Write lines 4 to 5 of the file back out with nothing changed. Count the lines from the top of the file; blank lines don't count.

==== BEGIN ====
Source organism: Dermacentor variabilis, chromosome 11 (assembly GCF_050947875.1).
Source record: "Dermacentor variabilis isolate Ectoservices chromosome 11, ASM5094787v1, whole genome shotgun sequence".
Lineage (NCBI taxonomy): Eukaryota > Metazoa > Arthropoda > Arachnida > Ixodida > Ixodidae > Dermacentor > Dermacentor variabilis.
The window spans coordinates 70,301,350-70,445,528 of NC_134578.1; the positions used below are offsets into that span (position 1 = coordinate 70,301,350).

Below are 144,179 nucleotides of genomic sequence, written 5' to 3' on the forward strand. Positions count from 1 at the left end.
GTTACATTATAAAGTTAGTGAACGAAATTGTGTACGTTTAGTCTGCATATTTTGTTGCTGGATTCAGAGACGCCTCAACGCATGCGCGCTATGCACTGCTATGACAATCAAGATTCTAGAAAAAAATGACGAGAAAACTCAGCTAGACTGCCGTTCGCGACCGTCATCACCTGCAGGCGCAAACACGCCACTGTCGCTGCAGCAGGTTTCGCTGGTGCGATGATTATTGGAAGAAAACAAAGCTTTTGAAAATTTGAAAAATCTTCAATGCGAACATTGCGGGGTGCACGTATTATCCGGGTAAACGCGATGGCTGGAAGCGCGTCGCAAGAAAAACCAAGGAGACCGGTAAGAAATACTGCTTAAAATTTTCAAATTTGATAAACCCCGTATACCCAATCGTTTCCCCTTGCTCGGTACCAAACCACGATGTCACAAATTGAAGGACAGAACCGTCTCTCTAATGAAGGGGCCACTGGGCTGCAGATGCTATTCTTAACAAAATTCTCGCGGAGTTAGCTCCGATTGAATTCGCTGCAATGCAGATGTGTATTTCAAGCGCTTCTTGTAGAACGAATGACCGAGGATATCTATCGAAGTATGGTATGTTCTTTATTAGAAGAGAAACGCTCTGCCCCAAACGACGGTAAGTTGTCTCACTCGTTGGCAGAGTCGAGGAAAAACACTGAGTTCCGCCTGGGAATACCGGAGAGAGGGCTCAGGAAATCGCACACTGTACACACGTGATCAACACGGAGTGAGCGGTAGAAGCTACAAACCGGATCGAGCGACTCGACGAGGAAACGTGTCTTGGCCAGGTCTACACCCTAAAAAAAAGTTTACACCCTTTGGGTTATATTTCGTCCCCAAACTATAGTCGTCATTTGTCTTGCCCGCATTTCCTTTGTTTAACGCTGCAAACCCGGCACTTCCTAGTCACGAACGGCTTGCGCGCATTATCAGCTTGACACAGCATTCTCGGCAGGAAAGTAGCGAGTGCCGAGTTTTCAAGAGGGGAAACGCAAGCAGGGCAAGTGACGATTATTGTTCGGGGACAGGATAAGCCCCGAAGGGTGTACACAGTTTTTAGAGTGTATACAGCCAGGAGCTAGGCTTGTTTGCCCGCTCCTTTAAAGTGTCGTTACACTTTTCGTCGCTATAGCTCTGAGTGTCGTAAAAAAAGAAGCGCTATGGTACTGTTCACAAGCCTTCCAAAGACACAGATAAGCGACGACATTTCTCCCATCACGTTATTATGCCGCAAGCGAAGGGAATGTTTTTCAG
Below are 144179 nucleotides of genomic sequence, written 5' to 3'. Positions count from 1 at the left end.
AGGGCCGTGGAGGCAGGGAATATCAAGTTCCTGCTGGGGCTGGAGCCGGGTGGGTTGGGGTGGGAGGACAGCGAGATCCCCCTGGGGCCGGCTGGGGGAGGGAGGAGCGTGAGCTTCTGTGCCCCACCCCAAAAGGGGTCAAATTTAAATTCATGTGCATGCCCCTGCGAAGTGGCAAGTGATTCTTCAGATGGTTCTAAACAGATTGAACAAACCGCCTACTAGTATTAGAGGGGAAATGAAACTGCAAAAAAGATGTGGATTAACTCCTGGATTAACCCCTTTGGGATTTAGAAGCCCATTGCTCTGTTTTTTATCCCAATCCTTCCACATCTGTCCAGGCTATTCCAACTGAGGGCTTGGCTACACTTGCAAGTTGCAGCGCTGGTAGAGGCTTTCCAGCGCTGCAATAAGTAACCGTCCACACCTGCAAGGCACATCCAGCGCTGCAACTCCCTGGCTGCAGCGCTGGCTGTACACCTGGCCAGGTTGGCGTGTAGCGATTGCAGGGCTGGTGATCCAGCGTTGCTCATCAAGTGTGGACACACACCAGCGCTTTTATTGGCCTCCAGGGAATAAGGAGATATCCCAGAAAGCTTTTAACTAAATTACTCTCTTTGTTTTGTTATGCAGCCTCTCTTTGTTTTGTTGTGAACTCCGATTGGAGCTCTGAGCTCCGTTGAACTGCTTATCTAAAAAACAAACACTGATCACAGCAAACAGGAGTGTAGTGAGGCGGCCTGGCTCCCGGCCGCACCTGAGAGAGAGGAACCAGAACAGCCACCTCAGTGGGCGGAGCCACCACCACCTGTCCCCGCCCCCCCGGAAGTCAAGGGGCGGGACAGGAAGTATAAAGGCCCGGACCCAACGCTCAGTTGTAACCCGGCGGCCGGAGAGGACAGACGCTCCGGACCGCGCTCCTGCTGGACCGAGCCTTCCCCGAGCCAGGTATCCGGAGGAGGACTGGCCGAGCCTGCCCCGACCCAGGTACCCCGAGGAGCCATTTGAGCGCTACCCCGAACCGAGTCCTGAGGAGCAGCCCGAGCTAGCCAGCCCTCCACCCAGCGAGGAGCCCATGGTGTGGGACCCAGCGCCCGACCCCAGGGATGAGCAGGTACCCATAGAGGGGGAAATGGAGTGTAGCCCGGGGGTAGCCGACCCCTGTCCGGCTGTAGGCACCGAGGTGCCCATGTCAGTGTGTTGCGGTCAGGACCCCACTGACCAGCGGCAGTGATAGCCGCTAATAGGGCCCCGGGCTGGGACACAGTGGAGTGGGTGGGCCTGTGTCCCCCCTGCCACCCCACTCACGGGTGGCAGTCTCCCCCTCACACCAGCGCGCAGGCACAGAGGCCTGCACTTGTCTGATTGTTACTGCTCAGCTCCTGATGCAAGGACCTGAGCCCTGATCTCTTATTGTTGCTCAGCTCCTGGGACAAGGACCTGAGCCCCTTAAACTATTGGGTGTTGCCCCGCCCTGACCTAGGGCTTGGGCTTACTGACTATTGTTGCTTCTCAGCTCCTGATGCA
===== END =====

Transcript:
The window spans coordinates 70,301,350-70,445,528 of NC_134578.1; the positions used below are offsets into that span (position 1 = coordinate 70,301,350).

Below are 144,179 nucleotides of genomic sequence, written 5' to 3' on the forward strand. Positions count from 1 at the left end.